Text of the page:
Comic Arts Los Angeles
A comic arts festival like CALA focuses on the more unusual and offbeat type of comics that are more prone to taking risks with the market. You will see table after table of minicomics and professionally bound books on a multitude of subjects and themes. There are no superhero comics, per se. In this context, a superhero theme is possible but most likely in a ironic tone. The overriding theme is personal and artistic. Of course, major publishers of comic books are hip to what the alternative comics crowd are up to and will collaborate with them from time to time. For some years now, major publishers have been publishing the best that emerges from self-published cartoonists. So, in a sense, the indie cartoonists are akin to stand-up comedians who may get picked up by a network. However, it’s complicated. Some cartoonists try to capitalize on trends, others follow their own muse. Ultimately, it’s quality work that wins out and transcends all these issues.
Ellen T. Crenshaw and “Colonial Comics: New England, 1620 – 1750”
I was speaking with cartoonist Ellen T. Crenshaw who is a fitting example of a professional cartoonist/illustrator with an independent sensibility. Take a look at her work and you see an engaging style. She was pleased to see a great turn-out for CALA. In her experience with the Boston comics scene, it can be very rough for the first year of a comic arts festival. But CALA came out strong right out of the gate. Taking a closer look at Crenshaw’s work, it’s a successful combination of a clean and polished approach married to offbeat content. I picked up a hilarious and sweet minicomic of hers, “The Woodsman and the Bear,” that follows a bear who has fallen in love with a lumberjack. That will give you some indication of her vision. For something more challenging, there’s “Colonial Comics: New England, 1620-1750,” published by Fulcrum Publishing, that provides stories about Colonial America that you won’t find in the history books.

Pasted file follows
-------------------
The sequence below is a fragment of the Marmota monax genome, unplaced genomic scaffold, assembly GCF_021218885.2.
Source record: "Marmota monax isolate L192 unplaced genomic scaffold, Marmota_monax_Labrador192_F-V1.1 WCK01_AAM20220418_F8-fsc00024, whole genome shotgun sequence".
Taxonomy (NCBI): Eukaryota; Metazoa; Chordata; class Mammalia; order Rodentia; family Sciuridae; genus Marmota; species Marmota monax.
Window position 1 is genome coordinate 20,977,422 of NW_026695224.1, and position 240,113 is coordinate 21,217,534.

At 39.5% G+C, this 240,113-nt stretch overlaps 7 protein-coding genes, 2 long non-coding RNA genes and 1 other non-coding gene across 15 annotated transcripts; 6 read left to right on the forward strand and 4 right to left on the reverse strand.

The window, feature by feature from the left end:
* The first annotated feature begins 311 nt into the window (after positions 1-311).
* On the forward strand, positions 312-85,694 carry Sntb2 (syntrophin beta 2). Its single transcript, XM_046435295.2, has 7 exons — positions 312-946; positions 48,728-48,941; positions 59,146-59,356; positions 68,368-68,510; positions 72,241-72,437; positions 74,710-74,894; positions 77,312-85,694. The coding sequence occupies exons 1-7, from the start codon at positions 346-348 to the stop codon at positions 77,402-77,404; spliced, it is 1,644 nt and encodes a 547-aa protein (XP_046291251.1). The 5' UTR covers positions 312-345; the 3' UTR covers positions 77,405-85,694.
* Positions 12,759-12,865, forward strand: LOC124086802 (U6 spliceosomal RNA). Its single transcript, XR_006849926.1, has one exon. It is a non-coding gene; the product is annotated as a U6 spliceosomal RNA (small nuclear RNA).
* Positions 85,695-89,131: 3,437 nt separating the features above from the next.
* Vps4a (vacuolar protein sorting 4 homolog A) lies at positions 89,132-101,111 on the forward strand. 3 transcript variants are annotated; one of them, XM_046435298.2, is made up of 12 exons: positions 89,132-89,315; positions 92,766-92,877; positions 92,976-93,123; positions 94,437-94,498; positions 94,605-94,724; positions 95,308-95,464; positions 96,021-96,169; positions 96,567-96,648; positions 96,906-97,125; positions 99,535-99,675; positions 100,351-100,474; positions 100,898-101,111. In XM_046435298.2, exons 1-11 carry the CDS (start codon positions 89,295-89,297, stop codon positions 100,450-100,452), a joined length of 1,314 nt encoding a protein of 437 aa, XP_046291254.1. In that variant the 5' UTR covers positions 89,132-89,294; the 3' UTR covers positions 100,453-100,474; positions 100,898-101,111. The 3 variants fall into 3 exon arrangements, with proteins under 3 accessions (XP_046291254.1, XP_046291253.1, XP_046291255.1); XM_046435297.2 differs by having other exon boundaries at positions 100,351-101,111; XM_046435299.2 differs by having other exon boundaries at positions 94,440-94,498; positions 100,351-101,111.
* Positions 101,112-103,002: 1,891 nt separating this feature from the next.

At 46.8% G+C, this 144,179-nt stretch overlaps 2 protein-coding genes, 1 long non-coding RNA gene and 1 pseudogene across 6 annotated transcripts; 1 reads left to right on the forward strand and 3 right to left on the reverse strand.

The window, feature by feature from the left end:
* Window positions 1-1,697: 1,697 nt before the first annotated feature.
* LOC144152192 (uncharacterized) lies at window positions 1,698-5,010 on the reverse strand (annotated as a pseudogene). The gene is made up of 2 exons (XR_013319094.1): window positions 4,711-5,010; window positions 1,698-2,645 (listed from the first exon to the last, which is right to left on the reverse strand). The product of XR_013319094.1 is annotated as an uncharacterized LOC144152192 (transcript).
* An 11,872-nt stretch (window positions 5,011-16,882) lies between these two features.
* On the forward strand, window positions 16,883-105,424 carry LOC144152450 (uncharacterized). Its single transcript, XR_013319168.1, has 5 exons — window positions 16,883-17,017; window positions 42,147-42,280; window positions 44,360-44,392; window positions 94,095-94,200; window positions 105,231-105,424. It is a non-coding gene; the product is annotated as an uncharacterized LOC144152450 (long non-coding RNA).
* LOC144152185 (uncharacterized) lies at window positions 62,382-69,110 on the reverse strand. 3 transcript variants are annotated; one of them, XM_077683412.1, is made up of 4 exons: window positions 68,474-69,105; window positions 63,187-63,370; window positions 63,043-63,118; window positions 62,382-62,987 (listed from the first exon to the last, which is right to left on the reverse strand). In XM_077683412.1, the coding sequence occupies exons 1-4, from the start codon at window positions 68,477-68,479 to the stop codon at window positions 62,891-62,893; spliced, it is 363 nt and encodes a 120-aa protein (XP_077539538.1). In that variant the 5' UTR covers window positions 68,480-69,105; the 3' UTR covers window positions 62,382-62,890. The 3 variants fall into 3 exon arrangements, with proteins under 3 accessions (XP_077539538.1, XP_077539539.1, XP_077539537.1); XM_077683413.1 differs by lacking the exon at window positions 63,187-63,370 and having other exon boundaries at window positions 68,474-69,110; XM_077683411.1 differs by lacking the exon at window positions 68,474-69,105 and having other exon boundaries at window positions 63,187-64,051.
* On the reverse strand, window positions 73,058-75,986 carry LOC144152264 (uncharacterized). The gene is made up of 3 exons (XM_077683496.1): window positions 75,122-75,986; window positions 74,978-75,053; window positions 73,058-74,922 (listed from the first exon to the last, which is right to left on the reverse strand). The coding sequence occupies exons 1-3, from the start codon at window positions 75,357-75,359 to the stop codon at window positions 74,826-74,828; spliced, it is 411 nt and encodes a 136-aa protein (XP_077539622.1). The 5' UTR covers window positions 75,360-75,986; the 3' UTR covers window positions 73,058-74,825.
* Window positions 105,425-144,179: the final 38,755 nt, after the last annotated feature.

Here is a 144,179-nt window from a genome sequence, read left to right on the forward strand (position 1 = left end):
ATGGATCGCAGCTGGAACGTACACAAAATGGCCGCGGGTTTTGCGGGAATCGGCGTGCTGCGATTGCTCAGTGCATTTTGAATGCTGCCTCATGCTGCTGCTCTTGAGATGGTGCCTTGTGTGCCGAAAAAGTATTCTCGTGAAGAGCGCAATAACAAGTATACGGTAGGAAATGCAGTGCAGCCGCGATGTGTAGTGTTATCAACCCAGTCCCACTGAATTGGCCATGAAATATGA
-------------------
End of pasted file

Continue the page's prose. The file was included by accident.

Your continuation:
Farel Dalrymple and “The Wrenchies”
You could sense the energy in the crowds. I spoke with a number of friends in the comics community and everyone was all smiles. It’s just a matter of diving in and checking out various tables. Each creator is there in support of their most recent work along with their other titles. For instance, there was Farel Dalrymple in support of his graphic novel, “The Wrenchies,” published by First Second Books.
MariNaomi and “Dragon’s Breath and Other True Stories”
Another favorite is certainly Yumi Sakugawa and she was there in support of “Your Illustrated Guide To Becoming One With The Universe,” published by Adams Media and “Bird Girl and Fox Girl,” published by Sparkplug Books.
Rounding out my coverage of CALA, I spoke with Jen Wang, one of the organizers and the illustrator of one of my favorite recent graphic novels, “In Real Life,” published by First Second Books. She was definitely excited about how well CALA was doing.
And, just to top it all off, I spoke with cartoonist and renowned comics historian Scott McCloud and got his take on the event. He was quite pleased to say the least.
Think Tank Gallery proved to be a great venue for CALA. With about 70 creators, the space afforded enough room to mix and mingle. Around the corner, there were panel discussions throughout the event. In the end, the reader, the potential buyer of said comix, indie comics, alternative comics, had much to choose from in a delightful setting. We all look forward to this being the start of a new comics tradition in LA.